WORKERS at Opel’s factory in Zaragossa, Spain, have announced four days of strikes starting next week, after failing to reach an agreement with Magna over the massive job cuts that it plans to make at the Spanish plant.
They have given an example to the Opel-GM workers in the rest of Europe on fighting the 10,500 sackings and the plant closures that Magna intends to impose on the Opel-GM workers of the UK, Belgium, Germany, and Poland.
Workers at all the Magna GM plants must now join the action!
At the Figueruelas plant near Zaragossa there will be strike action on 28 and 30 October, as well as 3 and 5 November.
Magna, the proposed new owners of Opel, want to slash over 1,300 of the 7,000 staff at the Spanish plant, and move part of its technology and equipment to Germany, threatening the plant with closure.
The decision to take strike action gives a proper response to the EU Commission’s decision not to intervene to stop the Magna deal after complaints that its financing by the German government meant that the German plants were getting more favourable treatment.
‘It is not the intention of the European Commission to block any particular deal, rather it is our intention to ensure that money made available is under conditions acceptable under state aid, internal market rules,’ Jonathan Todd from the European Commission said.
The German government has rushed to assure the Commission that the funding of £4.1bn was available to any successful bidder, not just Magna.
In fact, the German government insisted that Magna and the Russian Sberbank must be their partners.
And, in fact, this will not stop 4,500 German workers losing their jobs, and a closure sign being hung over the Bochum plant which has been well known for being militant.
Magna has now reached provisional agreements with the union leaders in Germany, the UK, Poland, Austria and Belgium.
Magna’s deal with GM will see it take a 55% stake in Opel, with GM keeping 35% and 10% going to employees, and the Russian state owned Sberbank taking up half of the Magna share.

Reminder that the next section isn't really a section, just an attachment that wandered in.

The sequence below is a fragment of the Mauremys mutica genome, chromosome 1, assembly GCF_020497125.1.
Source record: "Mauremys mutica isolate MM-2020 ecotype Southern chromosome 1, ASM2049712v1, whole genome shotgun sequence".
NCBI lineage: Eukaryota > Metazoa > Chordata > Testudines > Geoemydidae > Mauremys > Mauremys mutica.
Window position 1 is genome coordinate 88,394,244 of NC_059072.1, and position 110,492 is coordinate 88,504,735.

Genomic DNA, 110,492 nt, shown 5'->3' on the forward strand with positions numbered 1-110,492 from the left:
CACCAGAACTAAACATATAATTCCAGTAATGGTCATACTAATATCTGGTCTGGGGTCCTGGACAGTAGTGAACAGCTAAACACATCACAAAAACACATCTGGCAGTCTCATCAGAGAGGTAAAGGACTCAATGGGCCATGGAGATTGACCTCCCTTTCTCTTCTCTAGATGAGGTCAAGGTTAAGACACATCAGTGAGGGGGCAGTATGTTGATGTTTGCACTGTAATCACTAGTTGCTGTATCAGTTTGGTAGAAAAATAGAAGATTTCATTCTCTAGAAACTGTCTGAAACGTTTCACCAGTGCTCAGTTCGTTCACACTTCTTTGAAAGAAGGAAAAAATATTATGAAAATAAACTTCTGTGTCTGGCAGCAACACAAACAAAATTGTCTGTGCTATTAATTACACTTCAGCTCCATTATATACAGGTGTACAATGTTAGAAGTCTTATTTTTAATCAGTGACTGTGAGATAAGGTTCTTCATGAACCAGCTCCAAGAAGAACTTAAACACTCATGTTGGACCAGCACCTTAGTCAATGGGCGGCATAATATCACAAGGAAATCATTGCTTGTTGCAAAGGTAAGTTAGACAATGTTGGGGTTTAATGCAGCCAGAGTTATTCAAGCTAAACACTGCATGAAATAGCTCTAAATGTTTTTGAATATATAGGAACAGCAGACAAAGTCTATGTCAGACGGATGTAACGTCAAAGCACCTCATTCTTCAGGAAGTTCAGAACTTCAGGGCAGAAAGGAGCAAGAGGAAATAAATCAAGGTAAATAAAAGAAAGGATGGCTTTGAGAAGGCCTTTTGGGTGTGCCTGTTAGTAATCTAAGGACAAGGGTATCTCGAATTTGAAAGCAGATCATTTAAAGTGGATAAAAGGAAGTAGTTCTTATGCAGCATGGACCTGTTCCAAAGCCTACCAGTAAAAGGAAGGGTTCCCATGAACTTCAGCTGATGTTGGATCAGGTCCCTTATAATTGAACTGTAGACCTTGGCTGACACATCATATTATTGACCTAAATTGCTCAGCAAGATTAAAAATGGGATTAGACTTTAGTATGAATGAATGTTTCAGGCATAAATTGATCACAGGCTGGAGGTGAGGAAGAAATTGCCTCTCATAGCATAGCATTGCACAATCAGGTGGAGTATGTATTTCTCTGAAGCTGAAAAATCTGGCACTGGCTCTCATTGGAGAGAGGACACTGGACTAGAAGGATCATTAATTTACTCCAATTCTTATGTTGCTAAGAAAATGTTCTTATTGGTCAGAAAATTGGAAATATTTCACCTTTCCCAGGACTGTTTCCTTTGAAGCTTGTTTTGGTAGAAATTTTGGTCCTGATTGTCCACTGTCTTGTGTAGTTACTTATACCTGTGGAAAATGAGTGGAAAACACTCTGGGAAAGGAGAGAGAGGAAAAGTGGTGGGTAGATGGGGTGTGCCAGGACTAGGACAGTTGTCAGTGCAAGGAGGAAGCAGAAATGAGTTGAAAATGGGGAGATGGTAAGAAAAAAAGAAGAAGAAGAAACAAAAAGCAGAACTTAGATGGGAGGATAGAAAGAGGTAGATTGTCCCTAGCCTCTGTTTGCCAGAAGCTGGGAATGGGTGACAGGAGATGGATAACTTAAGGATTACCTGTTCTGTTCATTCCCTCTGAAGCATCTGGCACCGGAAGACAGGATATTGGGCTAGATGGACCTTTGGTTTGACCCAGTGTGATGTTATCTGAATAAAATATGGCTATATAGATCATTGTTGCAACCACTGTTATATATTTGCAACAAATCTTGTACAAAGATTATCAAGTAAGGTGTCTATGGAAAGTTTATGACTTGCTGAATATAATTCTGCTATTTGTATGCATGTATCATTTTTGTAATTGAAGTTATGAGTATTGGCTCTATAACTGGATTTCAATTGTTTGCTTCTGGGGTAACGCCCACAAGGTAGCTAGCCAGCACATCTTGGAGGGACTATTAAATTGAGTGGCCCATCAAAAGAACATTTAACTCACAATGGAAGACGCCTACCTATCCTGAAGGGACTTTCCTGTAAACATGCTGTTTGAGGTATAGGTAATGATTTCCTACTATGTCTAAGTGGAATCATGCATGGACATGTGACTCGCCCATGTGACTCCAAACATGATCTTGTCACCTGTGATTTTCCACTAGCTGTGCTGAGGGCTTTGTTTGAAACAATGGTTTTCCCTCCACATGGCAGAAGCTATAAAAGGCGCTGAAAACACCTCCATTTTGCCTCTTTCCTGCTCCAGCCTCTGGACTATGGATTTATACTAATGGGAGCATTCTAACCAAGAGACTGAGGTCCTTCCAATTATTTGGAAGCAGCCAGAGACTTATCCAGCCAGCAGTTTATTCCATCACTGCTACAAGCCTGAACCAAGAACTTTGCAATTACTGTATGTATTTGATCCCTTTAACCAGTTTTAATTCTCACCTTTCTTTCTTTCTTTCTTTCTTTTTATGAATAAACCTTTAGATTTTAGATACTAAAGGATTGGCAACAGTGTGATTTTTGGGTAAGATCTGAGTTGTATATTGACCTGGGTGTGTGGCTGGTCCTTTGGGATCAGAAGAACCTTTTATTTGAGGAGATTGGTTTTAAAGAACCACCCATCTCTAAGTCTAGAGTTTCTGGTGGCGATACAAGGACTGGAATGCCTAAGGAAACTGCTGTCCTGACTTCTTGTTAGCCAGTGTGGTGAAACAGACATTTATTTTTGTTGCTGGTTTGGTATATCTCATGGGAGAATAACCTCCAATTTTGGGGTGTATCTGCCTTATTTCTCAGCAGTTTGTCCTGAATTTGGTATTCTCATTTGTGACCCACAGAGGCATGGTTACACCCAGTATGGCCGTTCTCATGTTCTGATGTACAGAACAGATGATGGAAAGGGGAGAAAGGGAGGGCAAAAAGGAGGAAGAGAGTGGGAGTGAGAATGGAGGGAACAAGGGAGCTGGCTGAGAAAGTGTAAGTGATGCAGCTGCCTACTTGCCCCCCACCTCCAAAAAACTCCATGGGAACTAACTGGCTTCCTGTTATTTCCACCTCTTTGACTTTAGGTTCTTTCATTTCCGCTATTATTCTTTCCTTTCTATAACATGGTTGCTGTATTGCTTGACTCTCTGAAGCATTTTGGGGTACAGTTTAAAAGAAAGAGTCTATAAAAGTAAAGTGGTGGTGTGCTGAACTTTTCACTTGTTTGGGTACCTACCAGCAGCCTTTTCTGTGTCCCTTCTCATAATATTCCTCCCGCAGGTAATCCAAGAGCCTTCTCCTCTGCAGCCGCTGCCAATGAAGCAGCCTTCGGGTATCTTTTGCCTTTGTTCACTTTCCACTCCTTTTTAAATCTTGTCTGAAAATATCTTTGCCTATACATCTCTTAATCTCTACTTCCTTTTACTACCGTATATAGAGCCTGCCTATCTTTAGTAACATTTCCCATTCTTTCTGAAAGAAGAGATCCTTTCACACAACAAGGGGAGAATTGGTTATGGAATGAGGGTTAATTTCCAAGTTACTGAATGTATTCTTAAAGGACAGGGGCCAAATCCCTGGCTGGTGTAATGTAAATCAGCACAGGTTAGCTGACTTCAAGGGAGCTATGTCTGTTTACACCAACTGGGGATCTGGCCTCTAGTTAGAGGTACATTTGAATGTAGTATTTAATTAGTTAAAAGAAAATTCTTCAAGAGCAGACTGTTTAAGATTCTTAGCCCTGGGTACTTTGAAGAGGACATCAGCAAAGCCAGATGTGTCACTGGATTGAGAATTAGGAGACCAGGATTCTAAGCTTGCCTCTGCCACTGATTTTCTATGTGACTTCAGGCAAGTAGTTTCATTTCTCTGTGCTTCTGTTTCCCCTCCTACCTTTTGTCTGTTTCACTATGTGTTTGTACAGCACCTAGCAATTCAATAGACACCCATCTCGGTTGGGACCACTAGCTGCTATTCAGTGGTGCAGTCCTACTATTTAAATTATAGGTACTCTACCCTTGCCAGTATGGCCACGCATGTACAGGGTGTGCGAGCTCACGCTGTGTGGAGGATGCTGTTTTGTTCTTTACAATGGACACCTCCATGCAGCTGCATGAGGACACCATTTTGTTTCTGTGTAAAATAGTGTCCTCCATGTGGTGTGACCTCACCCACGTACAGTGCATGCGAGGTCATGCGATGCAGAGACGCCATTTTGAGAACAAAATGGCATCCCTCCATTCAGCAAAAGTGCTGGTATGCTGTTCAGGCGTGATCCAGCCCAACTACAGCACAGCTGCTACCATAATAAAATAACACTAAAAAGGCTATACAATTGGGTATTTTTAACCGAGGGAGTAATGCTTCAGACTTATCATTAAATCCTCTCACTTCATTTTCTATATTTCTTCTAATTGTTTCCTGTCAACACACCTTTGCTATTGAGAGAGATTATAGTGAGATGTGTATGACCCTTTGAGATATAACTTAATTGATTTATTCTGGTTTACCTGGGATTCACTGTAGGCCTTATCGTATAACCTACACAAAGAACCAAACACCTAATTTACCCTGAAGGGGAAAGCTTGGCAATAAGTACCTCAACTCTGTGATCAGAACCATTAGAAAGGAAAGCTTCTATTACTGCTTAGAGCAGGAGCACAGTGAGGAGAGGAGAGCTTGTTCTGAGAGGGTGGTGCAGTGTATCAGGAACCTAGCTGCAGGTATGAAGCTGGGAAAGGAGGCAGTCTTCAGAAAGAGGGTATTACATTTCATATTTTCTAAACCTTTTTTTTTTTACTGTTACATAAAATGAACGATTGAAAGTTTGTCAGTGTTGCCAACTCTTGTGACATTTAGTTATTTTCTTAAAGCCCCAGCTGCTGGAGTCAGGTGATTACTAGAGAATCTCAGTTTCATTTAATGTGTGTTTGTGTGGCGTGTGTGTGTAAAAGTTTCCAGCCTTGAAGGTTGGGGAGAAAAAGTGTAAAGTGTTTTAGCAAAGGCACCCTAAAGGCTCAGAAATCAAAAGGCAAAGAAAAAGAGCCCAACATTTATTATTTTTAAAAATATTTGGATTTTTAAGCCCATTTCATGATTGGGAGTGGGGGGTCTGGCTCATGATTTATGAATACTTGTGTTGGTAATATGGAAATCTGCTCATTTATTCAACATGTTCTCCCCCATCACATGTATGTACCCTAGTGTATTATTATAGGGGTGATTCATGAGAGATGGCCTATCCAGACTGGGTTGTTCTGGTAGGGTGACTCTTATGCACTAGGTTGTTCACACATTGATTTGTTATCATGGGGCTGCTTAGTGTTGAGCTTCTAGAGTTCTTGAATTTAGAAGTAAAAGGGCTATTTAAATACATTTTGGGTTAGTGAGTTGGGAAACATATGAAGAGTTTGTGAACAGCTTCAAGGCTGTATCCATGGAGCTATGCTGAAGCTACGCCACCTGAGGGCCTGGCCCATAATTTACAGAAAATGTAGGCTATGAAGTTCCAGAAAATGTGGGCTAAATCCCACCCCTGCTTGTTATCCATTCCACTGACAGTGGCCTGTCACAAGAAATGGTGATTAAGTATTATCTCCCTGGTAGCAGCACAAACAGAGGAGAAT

The plan is for production to be shifted into Russia, where the price of labour power is much cheaper, and where Renault, whose van is produced in Luton, already has a 25 per cent share in the giant Avto-Vaz plant in the Volga city of Toglyatti.
In the UK the Unite leaders have accepted the Magna deal on behalf of the workers at the Luton plant. There has been no mass meeting in Luton!
In fact, Magna wants 600 workers to be made redundant in the UK, and this has been agreed by the union leaders for the workers.
Also agreed is that there will have to be longer hours and a two year wage freeze, which in fact will be a wage cut.
There will also be pension cuts and other efficiency savings that the workers have yet to be told about.
There is no guarantee of any kind that the Ellesmere Port plant or the Luton plant will remain open after 2013.
Workers at Luton will take heart from the decision of the Spanish workers to take strike action.
Workers at the UK Magna-GM plants must insist with their union leaders that they join the action with the workers of Zaragossa.
In fact the only way that their jobs can be saved and the plants kept open is through occupying the factories and launching a national campaign for their nationalisation.
Now is the time to launch this campaign alongside the workers of Zaragossa. The only way to prevent the cuts and closure of the GM-Magna plants in Europe is to nationalise them.